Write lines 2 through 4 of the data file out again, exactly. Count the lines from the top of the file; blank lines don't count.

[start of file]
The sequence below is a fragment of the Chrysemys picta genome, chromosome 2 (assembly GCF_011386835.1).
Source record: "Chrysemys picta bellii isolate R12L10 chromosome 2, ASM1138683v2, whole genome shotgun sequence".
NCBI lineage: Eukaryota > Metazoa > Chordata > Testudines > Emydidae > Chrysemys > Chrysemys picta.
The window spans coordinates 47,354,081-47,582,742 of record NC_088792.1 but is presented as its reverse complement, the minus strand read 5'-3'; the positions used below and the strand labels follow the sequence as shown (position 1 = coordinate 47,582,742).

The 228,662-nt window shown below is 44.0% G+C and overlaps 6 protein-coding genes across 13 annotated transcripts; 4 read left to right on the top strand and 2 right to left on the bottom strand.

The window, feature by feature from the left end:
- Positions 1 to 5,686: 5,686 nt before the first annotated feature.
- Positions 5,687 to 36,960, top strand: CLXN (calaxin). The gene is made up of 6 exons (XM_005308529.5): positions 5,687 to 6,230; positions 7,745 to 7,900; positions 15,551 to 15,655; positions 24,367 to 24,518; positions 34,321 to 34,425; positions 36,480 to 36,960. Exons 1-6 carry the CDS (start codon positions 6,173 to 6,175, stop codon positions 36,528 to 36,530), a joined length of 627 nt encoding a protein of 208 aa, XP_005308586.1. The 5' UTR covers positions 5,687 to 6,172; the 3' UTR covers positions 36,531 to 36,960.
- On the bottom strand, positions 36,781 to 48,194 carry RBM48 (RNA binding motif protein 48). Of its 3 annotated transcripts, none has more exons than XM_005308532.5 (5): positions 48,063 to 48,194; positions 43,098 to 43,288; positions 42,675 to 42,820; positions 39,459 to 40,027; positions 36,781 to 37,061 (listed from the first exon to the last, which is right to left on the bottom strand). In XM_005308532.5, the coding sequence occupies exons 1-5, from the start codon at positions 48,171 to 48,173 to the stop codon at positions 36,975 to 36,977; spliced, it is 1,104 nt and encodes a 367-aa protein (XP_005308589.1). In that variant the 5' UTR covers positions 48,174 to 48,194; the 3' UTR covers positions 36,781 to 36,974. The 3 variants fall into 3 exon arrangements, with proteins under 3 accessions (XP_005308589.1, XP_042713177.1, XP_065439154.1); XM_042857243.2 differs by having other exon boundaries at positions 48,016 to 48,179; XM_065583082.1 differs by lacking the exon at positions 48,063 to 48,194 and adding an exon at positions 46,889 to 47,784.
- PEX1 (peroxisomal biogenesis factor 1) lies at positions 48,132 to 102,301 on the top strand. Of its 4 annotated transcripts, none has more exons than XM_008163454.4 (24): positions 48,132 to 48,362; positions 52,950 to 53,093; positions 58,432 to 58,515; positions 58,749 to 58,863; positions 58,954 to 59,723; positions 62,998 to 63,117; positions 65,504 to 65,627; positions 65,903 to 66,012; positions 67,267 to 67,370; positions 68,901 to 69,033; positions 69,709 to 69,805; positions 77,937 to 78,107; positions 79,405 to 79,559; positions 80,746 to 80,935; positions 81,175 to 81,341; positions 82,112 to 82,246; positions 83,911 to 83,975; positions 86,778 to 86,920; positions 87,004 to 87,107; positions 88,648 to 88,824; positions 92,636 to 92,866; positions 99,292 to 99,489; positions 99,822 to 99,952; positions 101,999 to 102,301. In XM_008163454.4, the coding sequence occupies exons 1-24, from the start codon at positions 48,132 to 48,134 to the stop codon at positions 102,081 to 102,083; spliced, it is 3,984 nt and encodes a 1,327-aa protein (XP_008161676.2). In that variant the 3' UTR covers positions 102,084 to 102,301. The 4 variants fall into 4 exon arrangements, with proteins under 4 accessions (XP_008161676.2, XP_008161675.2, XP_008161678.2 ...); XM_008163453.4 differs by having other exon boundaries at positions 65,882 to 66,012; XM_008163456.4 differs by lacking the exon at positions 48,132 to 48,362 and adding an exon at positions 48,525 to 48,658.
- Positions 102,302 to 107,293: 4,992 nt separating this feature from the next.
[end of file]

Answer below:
Source record: "Chrysemys picta bellii isolate R12L10 chromosome 2, ASM1138683v2, whole genome shotgun sequence".
NCBI lineage: Eukaryota > Metazoa > Chordata > Testudines > Emydidae > Chrysemys > Chrysemys picta.
The window spans coordinates 47,354,081-47,582,742 of record NC_088792.1 but is presented as its reverse complement, the minus strand read 5'-3'; the positions used below and the strand labels follow the sequence as shown (position 1 = coordinate 47,582,742).